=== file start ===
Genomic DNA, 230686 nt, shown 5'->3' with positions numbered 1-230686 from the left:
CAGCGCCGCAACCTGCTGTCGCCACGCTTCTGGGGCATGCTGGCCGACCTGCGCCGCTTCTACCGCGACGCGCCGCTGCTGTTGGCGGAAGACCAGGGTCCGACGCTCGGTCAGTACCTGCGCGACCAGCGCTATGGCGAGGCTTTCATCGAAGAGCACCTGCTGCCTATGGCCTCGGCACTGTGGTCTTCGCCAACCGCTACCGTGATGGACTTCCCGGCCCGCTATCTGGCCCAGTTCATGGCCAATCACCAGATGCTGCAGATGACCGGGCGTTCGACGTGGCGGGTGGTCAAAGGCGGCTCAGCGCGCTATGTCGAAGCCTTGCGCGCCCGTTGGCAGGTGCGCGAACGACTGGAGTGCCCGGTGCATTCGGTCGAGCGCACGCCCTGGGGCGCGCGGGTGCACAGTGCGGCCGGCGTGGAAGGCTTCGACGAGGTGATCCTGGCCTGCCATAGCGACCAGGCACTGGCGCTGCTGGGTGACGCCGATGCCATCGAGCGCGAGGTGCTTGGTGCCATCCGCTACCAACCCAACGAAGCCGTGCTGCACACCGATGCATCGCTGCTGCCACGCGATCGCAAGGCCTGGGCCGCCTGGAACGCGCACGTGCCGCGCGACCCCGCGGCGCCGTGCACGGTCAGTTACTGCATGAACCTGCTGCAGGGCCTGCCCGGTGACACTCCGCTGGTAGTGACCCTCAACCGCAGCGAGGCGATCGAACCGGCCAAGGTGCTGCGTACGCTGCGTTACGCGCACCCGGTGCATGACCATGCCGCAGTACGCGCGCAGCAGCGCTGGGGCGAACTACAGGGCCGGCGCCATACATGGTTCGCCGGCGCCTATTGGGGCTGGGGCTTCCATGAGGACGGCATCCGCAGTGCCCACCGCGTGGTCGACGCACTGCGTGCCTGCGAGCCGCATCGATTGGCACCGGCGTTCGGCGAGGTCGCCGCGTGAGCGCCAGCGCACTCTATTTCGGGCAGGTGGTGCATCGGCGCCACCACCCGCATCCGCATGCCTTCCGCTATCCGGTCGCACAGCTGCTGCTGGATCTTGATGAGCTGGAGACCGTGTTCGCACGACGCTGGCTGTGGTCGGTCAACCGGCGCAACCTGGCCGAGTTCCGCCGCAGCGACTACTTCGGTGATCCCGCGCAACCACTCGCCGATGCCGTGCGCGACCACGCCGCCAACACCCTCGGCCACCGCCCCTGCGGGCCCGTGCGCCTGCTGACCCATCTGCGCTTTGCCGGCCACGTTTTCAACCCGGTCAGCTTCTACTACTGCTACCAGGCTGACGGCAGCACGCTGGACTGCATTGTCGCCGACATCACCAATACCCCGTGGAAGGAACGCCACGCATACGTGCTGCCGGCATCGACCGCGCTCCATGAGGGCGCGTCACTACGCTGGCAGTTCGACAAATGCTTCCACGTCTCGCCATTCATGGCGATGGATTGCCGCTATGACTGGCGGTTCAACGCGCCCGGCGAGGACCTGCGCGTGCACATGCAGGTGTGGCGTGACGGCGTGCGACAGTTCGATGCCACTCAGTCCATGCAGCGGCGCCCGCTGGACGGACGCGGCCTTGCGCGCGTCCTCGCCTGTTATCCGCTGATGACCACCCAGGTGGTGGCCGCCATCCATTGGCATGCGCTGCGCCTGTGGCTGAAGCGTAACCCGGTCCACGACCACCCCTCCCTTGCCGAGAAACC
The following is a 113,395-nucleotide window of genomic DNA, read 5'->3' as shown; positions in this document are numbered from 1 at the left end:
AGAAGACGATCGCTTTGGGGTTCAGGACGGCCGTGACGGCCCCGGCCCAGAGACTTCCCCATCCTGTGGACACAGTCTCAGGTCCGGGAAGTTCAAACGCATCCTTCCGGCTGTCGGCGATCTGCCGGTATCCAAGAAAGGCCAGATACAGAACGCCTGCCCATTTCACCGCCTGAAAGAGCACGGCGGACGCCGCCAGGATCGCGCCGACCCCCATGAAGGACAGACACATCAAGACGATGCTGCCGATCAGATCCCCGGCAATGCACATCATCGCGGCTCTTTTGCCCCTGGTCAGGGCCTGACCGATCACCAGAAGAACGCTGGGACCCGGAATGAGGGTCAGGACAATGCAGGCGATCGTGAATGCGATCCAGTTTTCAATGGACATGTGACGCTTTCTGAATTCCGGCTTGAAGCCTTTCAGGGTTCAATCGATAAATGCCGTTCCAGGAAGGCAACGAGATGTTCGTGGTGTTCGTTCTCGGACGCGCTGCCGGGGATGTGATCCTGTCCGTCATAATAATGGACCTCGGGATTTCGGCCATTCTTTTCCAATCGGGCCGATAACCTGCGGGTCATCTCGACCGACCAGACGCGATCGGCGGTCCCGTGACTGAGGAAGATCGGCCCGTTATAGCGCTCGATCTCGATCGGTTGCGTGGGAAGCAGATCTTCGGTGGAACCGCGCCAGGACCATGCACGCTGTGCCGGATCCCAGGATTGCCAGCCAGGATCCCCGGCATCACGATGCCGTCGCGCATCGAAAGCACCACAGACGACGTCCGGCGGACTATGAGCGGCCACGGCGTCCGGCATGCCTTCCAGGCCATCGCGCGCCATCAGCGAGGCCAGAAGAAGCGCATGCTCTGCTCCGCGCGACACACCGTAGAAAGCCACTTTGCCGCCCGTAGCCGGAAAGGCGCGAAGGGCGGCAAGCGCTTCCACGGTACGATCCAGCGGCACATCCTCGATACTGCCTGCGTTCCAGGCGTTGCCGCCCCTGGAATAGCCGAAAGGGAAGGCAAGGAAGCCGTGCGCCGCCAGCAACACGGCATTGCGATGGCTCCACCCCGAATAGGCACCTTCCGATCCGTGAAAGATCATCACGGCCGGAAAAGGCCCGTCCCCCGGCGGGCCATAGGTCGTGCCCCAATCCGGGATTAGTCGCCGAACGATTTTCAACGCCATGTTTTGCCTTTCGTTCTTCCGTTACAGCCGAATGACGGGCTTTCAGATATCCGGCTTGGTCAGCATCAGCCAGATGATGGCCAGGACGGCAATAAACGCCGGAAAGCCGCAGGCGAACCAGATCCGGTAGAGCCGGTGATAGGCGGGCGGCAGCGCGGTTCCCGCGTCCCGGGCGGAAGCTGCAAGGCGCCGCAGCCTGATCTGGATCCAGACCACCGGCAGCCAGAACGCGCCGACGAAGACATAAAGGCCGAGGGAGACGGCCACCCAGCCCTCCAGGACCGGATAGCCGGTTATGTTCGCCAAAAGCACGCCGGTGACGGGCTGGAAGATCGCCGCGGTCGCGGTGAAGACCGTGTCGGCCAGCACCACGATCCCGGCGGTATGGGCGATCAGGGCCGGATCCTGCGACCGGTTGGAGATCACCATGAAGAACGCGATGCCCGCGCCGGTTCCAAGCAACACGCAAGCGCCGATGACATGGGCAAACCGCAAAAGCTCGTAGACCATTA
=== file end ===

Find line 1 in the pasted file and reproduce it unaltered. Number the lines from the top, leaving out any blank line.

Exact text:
Genomic DNA, 230686 nt, shown 5'->3' with positions numbered 1-230686 from the left: